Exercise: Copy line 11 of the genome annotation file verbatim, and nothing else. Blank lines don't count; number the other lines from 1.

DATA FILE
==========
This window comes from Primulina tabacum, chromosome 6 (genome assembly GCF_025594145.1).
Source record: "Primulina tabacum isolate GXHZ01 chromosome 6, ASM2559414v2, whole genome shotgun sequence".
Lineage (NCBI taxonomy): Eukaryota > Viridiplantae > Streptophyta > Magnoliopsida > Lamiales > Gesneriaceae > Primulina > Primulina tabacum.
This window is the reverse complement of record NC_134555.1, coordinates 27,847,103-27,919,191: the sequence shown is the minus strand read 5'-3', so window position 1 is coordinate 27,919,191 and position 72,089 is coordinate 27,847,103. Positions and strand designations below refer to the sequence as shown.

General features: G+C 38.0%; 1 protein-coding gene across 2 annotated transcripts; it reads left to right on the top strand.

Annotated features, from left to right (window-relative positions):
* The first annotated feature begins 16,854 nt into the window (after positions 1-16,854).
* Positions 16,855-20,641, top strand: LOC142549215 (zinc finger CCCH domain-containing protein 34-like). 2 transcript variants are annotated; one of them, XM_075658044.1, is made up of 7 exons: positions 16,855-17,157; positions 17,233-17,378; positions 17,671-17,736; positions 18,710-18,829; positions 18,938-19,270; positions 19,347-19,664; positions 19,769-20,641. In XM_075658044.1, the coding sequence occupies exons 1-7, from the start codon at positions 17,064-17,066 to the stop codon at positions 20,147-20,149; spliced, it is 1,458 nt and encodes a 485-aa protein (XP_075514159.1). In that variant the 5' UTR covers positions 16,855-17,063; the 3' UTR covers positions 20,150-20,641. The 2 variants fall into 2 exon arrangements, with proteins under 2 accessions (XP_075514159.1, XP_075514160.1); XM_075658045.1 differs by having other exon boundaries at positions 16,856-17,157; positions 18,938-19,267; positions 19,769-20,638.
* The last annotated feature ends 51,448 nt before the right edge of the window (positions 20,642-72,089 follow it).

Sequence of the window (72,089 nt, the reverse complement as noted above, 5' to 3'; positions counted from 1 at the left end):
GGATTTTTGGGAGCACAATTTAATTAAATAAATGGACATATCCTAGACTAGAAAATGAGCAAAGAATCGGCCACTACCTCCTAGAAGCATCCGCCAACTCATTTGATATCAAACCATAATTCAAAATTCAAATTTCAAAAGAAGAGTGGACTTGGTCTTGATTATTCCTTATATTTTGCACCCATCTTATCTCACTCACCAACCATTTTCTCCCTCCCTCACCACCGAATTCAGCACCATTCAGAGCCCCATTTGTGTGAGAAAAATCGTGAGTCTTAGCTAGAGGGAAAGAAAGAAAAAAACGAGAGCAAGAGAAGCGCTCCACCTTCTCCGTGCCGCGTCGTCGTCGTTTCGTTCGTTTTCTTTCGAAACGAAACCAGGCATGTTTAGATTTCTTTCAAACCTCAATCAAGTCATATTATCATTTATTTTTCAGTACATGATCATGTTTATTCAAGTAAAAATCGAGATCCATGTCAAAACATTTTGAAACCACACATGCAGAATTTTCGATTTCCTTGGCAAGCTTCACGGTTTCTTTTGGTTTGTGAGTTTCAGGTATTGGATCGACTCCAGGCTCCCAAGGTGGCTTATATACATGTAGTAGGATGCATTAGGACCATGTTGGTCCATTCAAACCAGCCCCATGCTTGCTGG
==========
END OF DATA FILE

GGATTTTTGGGAGCACAATTTAATTAAATAAATGGACATATCCTAGACTAGAAAATGAGCAAAGAATCGGCCACTACCTCCTAGAAGCATCCGCCAACTCATTTGATATCAAACCATAATTCAAAATTCAAATTTCAAAAGAAGAGTGGACTTGGTCTTGATTATTCCTTATATTTTGCACCCATCTTATCTCACTCACCAACCATTTTCTCCCTCCCTCACCACCGAATTCAGCACCATTCAGAGCCCCATTTGTGTGAGAAAAATCGTGAGTCTTAGCTAGAGGGAAAGAAAGAAAAAAACGAGAGCAAGAGAAGCGCTCCACCTTCTCCGTGCCGCGTCGTCGTCGTTTCGTTCGTTTTCTTTCGAAACGAAACCAGGCATGTTTAGATTTCTTTCAAACCTCAATCAAGTCATATTATCATTTATTTTTCAGTACATGATCATGTTTATTCAAGTAAAAATCGAGATCCATGTCAAAACATTTTGAAACCACACATGCAGAATTTTCGATTTCCTTGGCAAGCTTCACGGTTTCTTTTGGTTTGTGAGTTTCAGGTATTGGATCGACTCCAGGCTCCCAAGGTGGCTTATATACATGTAGTAGGATGCATTAGGACCATGTTGGTCCATTCAAACCAGCCCCATGCTTGCTGG